The world’s oceans play a crucial role in sustaining life on our planet. Not only do they provide a habitat for countless species, but they also contribute significantly to the amount of oxygen in the atmosphere.
According to researchers, the oceans are responsible for producing over half of the oxygen produced in the world.
Why are the oceans producing oxygen?
Photosynthesis is the primary process responsible for oxygen production in the oceans. This process occurs when tiny plants called phytoplankton convert carbon dioxide and sunlight into energy.
What are phytoplankton?
Phytoplankton are tiny, photosynthetic organisms that are found in the Earth’s oceans, lakes, and rivers.
Phytoplankton are single-celled or colonial organisms that are typically less than 0.02 inches (0.5 millimeters) in size. They are capable of photosynthesis, which is the process of converting light energy into chemical energy that can be used by the cell.
There are many different types of phytoplankton, each with their own unique characteristics and ecological roles. Some common types of phytoplankton include diatoms, dinoflagellates, and cyanobacteria.
How many plankton are there in the oceans?
According to researchers with MIT, there are a “billion billion billion phytoplankton in the world’s ocean.”
How phytoplankton contribute oxygen
As they photosynthesize, phytoplankton release oxygen into the water. This oxygen then diffuses into the atmosphere, contributing to the world’s oxygen supply.
Other sources of ocean oxygen
While phytoplankton is the main source of the ocean’s oxygen production, other marine organisms such as seaweed and algae also contribute to oxygen production through photosynthesis.
What affects the ability of oceans to produce oxygen?
The amount of oxygen produced by the oceans varies depending on several factors.
Ocean water temperature
One of the most significant factors is the temperature of the water. Colder water holds more dissolved oxygen, which means that areas with colder water tend to have higher oxygen concentrations.
Conversely, warmer water holds less dissolved oxygen, which can lead to areas of low oxygen known as hypoxic zones.
Nutrient availability in the oceans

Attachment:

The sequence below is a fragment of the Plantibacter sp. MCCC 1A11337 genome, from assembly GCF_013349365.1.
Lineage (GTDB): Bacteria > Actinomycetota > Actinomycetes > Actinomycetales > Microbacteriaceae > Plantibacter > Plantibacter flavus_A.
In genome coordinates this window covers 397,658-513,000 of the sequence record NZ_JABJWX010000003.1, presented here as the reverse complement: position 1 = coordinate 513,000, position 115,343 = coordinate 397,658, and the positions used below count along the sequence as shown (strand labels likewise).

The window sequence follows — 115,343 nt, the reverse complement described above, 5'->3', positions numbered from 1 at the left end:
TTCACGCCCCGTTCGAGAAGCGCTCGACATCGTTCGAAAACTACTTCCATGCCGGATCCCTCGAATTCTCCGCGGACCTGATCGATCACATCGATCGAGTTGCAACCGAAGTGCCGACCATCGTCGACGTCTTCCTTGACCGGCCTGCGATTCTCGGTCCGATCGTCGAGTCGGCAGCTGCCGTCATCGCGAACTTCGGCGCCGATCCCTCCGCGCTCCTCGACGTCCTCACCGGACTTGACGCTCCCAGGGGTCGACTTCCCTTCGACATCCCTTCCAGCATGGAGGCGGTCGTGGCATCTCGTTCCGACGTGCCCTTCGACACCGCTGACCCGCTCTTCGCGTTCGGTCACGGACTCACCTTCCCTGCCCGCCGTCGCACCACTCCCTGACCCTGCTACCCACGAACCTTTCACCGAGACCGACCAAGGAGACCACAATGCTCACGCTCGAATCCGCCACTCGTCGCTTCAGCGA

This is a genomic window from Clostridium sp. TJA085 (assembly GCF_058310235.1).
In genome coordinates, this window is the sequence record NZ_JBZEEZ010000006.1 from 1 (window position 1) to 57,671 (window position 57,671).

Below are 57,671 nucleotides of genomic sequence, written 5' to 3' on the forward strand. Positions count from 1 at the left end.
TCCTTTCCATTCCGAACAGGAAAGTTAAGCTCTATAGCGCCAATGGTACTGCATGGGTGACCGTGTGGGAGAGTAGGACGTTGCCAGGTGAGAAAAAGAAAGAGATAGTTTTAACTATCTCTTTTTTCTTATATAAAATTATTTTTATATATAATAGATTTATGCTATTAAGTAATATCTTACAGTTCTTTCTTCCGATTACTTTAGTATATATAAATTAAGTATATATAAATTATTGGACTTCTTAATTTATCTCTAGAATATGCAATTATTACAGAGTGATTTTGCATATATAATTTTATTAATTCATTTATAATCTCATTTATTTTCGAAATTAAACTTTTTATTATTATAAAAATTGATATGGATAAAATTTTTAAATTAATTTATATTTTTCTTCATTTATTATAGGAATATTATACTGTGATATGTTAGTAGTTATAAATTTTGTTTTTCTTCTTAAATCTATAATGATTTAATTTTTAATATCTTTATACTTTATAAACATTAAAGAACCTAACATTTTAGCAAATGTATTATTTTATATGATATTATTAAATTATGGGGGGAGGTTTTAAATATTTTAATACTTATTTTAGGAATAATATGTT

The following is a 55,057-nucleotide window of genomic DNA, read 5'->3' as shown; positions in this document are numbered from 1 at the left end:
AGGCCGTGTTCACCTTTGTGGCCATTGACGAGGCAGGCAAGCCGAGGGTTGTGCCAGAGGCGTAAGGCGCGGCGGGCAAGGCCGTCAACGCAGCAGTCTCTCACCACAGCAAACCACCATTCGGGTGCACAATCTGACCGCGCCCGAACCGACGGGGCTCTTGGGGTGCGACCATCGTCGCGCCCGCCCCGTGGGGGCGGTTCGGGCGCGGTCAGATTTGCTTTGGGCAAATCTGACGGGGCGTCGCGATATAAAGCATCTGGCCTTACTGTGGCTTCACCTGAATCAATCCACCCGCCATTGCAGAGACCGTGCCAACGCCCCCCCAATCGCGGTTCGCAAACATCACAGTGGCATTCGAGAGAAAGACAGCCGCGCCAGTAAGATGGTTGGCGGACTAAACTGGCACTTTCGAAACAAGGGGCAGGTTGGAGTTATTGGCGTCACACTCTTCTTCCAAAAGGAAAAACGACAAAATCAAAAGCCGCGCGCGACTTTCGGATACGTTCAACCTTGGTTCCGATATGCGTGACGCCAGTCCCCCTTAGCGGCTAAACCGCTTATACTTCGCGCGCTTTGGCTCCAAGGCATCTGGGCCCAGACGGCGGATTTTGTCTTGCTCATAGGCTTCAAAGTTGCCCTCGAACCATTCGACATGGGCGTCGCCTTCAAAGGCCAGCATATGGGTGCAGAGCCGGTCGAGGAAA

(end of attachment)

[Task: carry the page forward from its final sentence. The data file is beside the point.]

Another factor that can affect oxygen production in the oceans is nutrient availability.
Phytoplankton require certain nutrients, such as nitrogen and phosphorus, to grow and photosynthesize. If these nutrients are in short supply, phytoplankton growth and oxygen production can be limited.
On the other end of the spectrum, excessive nutrient input, often caused by agricultural runoff or wastewater discharge, can lead to algal blooms and oxygen depletion in certain areas (which can lead to dead zones).
Cyanobacteria, also known as blue-green algae, are a type of phytoplankton. Cyanobacteria are able to fix atmospheric nitrogen, which means they can convert nitrogen gas into a form that is usable by other organisms.
Cyanobacteria can form large blooms, which can have harmful effects on aquatic ecosystems.
Increase in human activities
As carbon dioxide levels increase, the oceans absorb more of this gas, which can lead to ocean acidification. This process can reduce the ability of phytoplankton to photosynthesize, which in turn reduces the amount of oxygen produced by the oceans.
The oceans help to regulate the Earth’s climate
In addition to producing oxygen, the oceans also play a critical role in regulating the Earth’s climate.
The oceans act as a massive heat sink, absorbing and storing large amounts of heat from the sun. This heat is then transported by ocean currents, which can have a significant impact on regional and global weather patterns.
The world’s oceans are threatened
Despite their importance, the oceans are facing numerous threats from human activities.
Climate change, overfishing, pollution from such sources as plastic waste, runoff, and sewage, and habitat destruction are just a few of the factors that are impacting the health of our oceans. These threats not only impact marine ecosystems but can also have far-reaching consequences for the world’s planetary health.
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Dutkiewicz, S., & Krol, A. (2022, March 14). Phytoplankton. MIT Climate Portal. https://climate.mit.edu/explainers/phytoplankton
Evidence points to widespread loss of ocean oxygen by 2030s. (n.d.). NSF – National Science Foundation. https://www.nsf.gov/news/news_summ.jsp?cntn_id=138396
How much oxygen comes from the ocean? (23, February 1). NOAA’s National Ocean Service. https://oceanservice.noaa.gov/facts/ocean-oxygen.html